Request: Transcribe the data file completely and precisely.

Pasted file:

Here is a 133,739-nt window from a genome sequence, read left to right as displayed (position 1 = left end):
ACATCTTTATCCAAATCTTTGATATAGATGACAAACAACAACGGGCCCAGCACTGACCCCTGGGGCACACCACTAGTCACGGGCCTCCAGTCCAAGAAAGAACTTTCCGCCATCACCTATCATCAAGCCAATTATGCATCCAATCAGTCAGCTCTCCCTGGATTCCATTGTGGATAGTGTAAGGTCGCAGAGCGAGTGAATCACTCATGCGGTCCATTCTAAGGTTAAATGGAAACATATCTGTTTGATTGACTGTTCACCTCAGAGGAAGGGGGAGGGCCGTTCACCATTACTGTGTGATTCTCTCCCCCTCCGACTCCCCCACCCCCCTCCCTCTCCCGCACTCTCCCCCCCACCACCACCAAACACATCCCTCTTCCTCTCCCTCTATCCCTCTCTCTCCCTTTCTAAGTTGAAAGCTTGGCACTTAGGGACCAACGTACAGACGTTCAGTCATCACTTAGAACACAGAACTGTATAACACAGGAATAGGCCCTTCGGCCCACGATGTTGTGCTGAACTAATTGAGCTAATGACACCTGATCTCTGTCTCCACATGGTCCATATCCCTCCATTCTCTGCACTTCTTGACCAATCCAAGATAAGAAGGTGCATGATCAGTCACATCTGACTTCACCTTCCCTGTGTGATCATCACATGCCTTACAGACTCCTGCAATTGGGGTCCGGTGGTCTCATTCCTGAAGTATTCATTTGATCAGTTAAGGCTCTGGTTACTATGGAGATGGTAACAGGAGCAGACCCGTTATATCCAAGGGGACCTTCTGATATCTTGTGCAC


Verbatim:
Here is a 133,739-nt window from a genome sequence, read left to right as displayed (position 1 = left end):
ACATCTTTATCCAAATCTTTGATATAGATGACAAACAACAACGGGCCCAGCACTGACCCCTGGGGCACACCACTAGTCACGGGCCTCCAGTCCAAGAAAGAACTTTCCGCCATCACCTATCATCAAGCCAATTATGCATCCAATCAGTCAGCTCTCCCTGGATTCCATTGTGGATAGTGTAAGGTCGCAGAGCGAGTGAATCACTCATGCGGTCCATTCTAAGGTTAAATGGAAACATATCTGTTTGATTGACTGTTCACCTCAGAGGAAGGGGGAGGGCCGTTCACCATTACTGTGTGATTCTCTCCCCCTCCGACTCCCCCACCCCCCTCCCTCTCCCGCACTCTCCCCCCCACCACCACCAAACACATCCCTCTTCCTCTCCCTCTATCCCTCTCTCTCCCTTTCTAAGTTGAAAGCTTGGCACTTAGGGACCAACGTACAGACGTTCAGTCATCACTTAGAACACAGAACTGTATAACACAGGAATAGGCCCTTCGGCCCACGATGTTGTGCTGAACTAATTGAGCTAATGACACCTGATCTCTGTCTCCACATGGTCCATATCCCTCCATTCTCTGCACTTCTTGACCAATCCAAGATAAGAAGGTGCATGATCAGTCACATCTGACTTCACCTTCCCTGTGTGATCATCACATGCCTTACAGACTCCTGCAATTGGGGTCCGGTGGTCTCATTCCTGAAGTATTCATTTGATCAGTTAAGGCTCTGGTTACTATGGAGATGGTAACAGGAGCAGACCCGTTATATCCAAGGGGACCTTCTGATATCTTGTGCAC